A pilot study to determine whether combinations of objectively measured activity parameters can be used to differentiate between mixed states, mania, and bipolar depression
Peer reviewed, Journal article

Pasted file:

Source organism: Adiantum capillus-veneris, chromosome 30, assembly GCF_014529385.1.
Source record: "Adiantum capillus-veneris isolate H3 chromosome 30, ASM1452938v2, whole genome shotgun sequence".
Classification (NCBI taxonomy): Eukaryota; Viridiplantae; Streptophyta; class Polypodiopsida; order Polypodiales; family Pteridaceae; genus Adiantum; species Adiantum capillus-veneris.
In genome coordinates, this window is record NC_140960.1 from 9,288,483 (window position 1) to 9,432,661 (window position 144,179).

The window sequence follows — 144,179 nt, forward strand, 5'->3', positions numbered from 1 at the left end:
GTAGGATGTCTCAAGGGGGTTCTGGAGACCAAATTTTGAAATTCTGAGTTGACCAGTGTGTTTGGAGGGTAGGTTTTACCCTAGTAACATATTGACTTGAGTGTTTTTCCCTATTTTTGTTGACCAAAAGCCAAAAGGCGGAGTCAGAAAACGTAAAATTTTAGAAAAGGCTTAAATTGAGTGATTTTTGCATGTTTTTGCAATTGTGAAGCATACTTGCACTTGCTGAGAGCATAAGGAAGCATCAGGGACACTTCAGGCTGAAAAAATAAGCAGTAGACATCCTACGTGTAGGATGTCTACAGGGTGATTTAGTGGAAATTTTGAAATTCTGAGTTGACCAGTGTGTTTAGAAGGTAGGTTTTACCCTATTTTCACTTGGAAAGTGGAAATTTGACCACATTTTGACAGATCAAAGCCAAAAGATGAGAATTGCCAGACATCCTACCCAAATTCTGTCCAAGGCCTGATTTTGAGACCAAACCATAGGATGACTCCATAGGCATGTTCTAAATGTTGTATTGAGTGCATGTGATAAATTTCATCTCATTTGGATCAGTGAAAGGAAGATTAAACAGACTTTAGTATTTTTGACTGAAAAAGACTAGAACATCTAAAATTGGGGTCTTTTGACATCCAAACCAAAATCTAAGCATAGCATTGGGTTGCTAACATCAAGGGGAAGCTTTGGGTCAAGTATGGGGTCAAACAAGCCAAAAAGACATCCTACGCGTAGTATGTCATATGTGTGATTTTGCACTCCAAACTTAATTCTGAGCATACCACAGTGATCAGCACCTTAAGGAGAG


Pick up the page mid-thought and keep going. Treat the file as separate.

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Background: Until recently, actigraphy studies in bipolar disorders focused on sleep rather than daytime activity in mania or depression, and have failed to analyse mixed episodes separately. Furthermore, even those studies that assessed activity parameters reported only mean levels rather than complexity or predictability of activity. We identi‑ fied cases presenting in one of three acute phases of bipolar disorder and examined whether the application of nonlinear dynamic models to the description of objectively measured activity can be used to predict case classification. Methods: The sample comprised 34 adults who were hospitalized with an acute episode of mania (n = 16), bipolar depression (n = 12), or a mixed state (n = 6), who agreed to wear an actiwatch for a continuous period of 24 h. Mean level, variability, regularity, entropy, and predictability of activity were recorded for a defined 64-min active morning and active evening period. Discriminant function analysis was used to determine the combination of variables that best classified cases based on phase of illness. Results: The model identified two discriminant functions: the first was statistically significant and correlated with intra-individual fluctuation in activity and regularity of activity (sample entropy) in the active morning period; the second correlated with several measures of activity from the evening period (e.g. Fourier analysis, autocorrelation, sample entropy). A classification table generated from both functions correctly classified 79% of all cases based on phase of illness (χ 2 = 36.21; df 4; p = 0.001). However, 42% of bipolar depression cases were misclassified as being in manic phase. Conclusions: The findings should be treated with caution as this was a small-scale pilot study and we did not control for prescribed treatments, medication adherence, etc. However, the insights gained should encourage more wide‑ spread adoption of statistical approaches to the classification of cases alongside the application of more sophisticated modelling of activity patterns. The difficulty of accurately classifying cases of bipolar depression requires further research, as it is unclear whether the lower prediction rate reflects weaknesses in a model based only on actigraphy data, or if it reflects clinical reality i.e. the possibility that there may be more than one subtype of bipolar depression.